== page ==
In CHB patients, habits of drinking alcohol and cigarette smoking, elevated serum levels of TBil and serum AST/ALT ratio, increased duration of hepatitis B, a family of hepatitis B, male gender and older age can increase the risk of LC development.

Abbreviations

HBV: Hepatitis B Virus; HBeAg: Hepatitis B e Antigen; HCV: Hepatitis C Virus; HCC: Hepatocellular Carcinoma; LC: Liver Cirrhosis; CHB: Chronic Hepatitis B; TBil: Total Bilirubin; AFP: Alpha Fetoprotein; AST: Aspartate Aminotransferase; ALT: Alanine Aminotransferase; CI: Confidence Intervals; MD: Mean Difference; CMJD: Chinese Medical Journal Database

Introduction

Chronic HBV infection and chronic HCV infection are main reasons for the development of LC and hepatocellular carcinoma (HCC) on a worldwide scale. Chronic HBV infection is a main reason for the development of LC and HCC in high-risk areas, for example, China and Africa, whereas chronic HCV infection is a main reason for the development of LC and HCC in developed countries, for example, the United States.

At present, chronic HBV infection is a serious threat to public health. According to the statistics, there were 2 billion people infected, and 360 million of these people are chronically infected [1]. In China, there are 120 million people infected, and 30 million of these people are CHB patients [2]. In long-term disease development of these chronic hepatitis B from one thing to another, chronic persistent infection of hepatitis B virus and recurrent inflammatory necrosis of the liver result in regeneration and repair, hepatic stellate cells activation, intrahepatic connective tissue dysplasia and a massive diffuse Extracellular matrix anomaly deposition, and result in Hepatic fibrosis and even LC.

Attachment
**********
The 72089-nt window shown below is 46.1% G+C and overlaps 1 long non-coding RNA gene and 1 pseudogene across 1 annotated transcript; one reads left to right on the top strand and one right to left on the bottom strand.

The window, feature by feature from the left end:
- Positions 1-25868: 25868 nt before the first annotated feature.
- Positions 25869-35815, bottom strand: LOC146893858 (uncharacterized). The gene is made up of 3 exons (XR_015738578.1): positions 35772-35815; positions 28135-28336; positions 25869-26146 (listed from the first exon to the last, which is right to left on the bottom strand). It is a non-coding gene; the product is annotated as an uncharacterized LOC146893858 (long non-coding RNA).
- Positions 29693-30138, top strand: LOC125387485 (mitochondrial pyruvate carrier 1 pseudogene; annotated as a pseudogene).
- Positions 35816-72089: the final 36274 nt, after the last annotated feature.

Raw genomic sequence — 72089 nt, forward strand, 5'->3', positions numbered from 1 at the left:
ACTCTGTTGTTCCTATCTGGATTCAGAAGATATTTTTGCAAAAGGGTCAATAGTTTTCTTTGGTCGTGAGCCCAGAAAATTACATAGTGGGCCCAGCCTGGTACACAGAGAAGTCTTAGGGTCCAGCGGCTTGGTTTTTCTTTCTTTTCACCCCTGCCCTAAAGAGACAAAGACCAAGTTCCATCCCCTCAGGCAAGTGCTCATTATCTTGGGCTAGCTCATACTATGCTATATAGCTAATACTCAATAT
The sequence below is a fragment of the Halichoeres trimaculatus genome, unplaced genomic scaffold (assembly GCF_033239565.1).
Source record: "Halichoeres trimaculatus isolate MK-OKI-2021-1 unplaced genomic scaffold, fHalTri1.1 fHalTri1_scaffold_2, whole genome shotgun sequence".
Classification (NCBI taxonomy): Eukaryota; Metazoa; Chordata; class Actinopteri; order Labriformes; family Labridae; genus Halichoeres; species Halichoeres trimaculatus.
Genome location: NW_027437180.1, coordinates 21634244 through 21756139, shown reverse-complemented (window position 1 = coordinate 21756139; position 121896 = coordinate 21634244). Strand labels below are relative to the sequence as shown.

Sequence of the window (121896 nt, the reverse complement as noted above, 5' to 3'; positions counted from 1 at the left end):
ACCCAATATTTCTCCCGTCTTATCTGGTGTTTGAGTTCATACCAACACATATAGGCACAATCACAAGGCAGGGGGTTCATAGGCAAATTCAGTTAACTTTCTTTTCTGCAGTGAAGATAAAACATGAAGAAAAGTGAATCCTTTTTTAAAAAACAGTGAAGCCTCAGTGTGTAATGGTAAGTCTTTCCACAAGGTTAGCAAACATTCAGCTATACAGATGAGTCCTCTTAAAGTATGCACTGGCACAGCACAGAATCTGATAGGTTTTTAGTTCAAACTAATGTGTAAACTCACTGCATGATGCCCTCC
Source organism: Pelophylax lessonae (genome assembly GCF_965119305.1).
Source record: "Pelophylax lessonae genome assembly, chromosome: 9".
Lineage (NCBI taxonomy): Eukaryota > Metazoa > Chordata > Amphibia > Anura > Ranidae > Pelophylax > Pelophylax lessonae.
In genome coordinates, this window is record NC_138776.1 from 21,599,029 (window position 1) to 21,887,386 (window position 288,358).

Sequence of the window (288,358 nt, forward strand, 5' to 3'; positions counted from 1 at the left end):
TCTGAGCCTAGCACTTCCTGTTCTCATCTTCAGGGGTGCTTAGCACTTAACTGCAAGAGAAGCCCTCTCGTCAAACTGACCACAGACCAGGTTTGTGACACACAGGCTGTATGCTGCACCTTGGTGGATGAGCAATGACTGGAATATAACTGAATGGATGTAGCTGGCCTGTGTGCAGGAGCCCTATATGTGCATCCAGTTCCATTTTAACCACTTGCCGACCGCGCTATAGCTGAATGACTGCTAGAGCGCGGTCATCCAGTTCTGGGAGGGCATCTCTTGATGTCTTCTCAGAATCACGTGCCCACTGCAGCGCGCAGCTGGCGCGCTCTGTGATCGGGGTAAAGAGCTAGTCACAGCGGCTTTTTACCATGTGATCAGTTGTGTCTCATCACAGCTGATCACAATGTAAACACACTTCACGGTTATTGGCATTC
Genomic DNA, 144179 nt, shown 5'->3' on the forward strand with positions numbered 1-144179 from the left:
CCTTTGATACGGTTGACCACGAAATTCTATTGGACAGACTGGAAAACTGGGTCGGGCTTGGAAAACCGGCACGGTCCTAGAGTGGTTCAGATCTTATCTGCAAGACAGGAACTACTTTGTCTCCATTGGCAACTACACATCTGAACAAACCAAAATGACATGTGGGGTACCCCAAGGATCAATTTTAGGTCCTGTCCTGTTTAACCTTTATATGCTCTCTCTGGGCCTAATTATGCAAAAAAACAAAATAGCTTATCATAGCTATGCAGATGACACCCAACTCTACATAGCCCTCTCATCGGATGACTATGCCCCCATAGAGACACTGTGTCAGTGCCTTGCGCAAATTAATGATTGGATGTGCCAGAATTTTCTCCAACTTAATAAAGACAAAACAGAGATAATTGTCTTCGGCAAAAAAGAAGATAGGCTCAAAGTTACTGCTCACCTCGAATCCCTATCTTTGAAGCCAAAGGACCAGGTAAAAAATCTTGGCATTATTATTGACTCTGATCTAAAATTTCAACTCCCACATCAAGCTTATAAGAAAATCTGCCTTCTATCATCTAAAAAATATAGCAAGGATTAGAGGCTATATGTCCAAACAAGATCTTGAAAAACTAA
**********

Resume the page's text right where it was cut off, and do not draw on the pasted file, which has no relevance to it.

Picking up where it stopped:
In China, CHB patients are the major source of LC and the rate of chronic HBV infection in LC patients was 66% [3]. The one-year cumulative incidence rate of LC in CHB patients was 2.1% - 6% [4]. Fibrosis is the main intermediate link in the development of LC. At present, it is generally believed that liver fibrosis is reversible and reversal of fibrosis can prevent the progression of most chronic liver diseases, whereas LC is irreversible. Once LC occurs, the one-year cumulative incidence rate of decompensated LC was 10%, and the one-year cumulative incidence rate of HCC was 2%-7% [5]. Moreover, the risk of LC is enormous. The 5 - year survival rate of compensated LC was 80% - 86%, and the 5 - year survival rate of decompensated LC was low to 14% - 30% [6,7]. Therefore, we research risk factors of the development of LC in CHB patients to eliminate the risk factors for high-risk groups and to decrease or prevent the development of LC.

In CHB patients, hepatic inflammation, poor healthy behavior, and replication state of HBV were the major cause of the deterioration such as drinking alcohol, cigarette smoking, serum TBil levels, serum AST/ALT ratio, serum HBV DNA levels and so on. These indicators have been indicated the risk factors of LC development by previous studies, and these indicators also can be detected routinely by grassroots health institutions, however, the effects of these factors were controversial [8-36].